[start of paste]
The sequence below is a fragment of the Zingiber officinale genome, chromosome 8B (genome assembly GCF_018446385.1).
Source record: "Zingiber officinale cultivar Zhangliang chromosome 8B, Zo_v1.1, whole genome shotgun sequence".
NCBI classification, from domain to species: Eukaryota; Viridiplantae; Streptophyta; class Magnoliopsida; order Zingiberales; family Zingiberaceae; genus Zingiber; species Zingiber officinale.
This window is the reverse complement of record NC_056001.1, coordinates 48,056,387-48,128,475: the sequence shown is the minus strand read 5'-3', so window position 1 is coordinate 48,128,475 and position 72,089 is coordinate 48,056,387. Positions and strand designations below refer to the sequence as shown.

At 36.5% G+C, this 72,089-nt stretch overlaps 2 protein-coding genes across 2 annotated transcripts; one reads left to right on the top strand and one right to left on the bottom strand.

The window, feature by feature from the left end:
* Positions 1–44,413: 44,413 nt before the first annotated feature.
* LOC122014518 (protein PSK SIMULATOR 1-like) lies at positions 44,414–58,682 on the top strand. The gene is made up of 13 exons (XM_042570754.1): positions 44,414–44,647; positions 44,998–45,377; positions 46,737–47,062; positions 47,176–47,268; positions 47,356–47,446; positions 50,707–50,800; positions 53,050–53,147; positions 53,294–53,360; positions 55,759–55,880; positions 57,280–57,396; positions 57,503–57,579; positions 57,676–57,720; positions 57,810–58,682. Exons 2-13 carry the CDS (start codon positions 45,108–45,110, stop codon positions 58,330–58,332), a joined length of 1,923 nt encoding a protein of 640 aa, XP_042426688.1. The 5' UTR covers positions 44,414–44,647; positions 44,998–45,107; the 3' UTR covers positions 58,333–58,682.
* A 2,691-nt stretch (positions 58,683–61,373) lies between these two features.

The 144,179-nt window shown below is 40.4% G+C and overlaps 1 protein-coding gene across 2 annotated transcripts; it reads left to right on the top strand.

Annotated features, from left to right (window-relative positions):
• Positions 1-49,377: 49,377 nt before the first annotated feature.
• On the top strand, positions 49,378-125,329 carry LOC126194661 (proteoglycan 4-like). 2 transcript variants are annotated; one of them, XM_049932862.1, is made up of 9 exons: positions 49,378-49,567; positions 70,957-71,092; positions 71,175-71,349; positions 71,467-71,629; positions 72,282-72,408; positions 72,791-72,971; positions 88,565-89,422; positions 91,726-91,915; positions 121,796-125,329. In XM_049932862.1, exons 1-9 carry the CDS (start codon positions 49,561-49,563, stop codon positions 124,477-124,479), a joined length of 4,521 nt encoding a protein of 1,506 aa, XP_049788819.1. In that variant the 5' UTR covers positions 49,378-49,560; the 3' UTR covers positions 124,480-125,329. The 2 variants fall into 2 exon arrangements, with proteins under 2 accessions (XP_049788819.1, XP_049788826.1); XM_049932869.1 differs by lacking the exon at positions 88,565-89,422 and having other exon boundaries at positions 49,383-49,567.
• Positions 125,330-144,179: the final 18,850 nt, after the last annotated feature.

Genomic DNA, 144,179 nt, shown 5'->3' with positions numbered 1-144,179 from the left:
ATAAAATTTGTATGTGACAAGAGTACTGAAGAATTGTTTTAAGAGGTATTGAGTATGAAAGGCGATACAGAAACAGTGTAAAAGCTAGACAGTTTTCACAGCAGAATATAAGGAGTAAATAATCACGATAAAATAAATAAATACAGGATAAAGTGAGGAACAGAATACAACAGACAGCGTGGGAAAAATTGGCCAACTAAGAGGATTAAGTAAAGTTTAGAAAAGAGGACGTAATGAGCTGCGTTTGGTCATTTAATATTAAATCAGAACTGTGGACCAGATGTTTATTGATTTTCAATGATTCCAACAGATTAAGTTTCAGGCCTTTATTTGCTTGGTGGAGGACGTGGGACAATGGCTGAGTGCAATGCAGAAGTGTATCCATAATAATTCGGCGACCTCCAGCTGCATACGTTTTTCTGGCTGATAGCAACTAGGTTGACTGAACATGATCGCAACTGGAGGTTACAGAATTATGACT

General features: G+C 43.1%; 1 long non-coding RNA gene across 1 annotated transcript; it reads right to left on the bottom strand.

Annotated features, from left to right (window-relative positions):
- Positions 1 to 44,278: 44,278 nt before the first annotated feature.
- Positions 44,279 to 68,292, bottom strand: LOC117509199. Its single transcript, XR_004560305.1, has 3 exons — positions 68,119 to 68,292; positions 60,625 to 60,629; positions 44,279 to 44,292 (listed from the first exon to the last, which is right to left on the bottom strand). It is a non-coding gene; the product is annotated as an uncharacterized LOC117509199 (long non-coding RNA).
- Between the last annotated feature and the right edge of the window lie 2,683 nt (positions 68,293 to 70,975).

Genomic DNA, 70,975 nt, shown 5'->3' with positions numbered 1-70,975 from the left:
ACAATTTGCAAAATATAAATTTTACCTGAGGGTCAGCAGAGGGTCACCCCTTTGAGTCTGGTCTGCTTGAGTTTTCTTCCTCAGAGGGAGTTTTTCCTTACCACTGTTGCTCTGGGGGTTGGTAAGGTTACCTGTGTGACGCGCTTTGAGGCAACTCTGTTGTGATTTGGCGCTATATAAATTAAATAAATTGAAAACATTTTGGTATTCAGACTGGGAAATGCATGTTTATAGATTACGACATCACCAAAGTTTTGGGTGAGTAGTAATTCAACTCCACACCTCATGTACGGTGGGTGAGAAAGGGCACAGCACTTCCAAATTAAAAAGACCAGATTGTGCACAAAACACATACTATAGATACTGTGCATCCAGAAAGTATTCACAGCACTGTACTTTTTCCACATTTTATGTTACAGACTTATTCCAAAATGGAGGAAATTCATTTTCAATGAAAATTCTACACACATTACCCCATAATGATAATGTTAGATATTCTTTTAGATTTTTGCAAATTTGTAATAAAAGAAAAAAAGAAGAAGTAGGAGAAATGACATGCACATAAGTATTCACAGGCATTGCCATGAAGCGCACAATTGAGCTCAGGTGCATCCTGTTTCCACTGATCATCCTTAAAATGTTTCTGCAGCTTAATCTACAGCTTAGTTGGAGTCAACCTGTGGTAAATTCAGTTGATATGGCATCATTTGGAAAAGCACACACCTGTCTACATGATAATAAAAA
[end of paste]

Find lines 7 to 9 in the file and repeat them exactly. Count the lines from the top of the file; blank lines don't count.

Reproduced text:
* Positions 1–44,413: 44,413 nt before the first annotated feature.
* LOC122014518 (protein PSK SIMULATOR 1-like) lies at positions 44,414–58,682 on the top strand. The gene is made up of 13 exons (XM_042570754.1): positions 44,414–44,647; positions 44,998–45,377; positions 46,737–47,062; positions 47,176–47,268; positions 47,356–47,446; positions 50,707–50,800; positions 53,050–53,147; positions 53,294–53,360; positions 55,759–55,880; positions 57,280–57,396; positions 57,503–57,579; positions 57,676–57,720; positions 57,810–58,682. Exons 2-13 carry the CDS (start codon positions 45,108–45,110, stop codon positions 58,330–58,332), a joined length of 1,923 nt encoding a protein of 640 aa, XP_042426688.1. The 5' UTR covers positions 44,414–44,647; positions 44,998–45,107; the 3' UTR covers positions 58,333–58,682.
* A 2,691-nt stretch (positions 58,683–61,373) lies between these two features.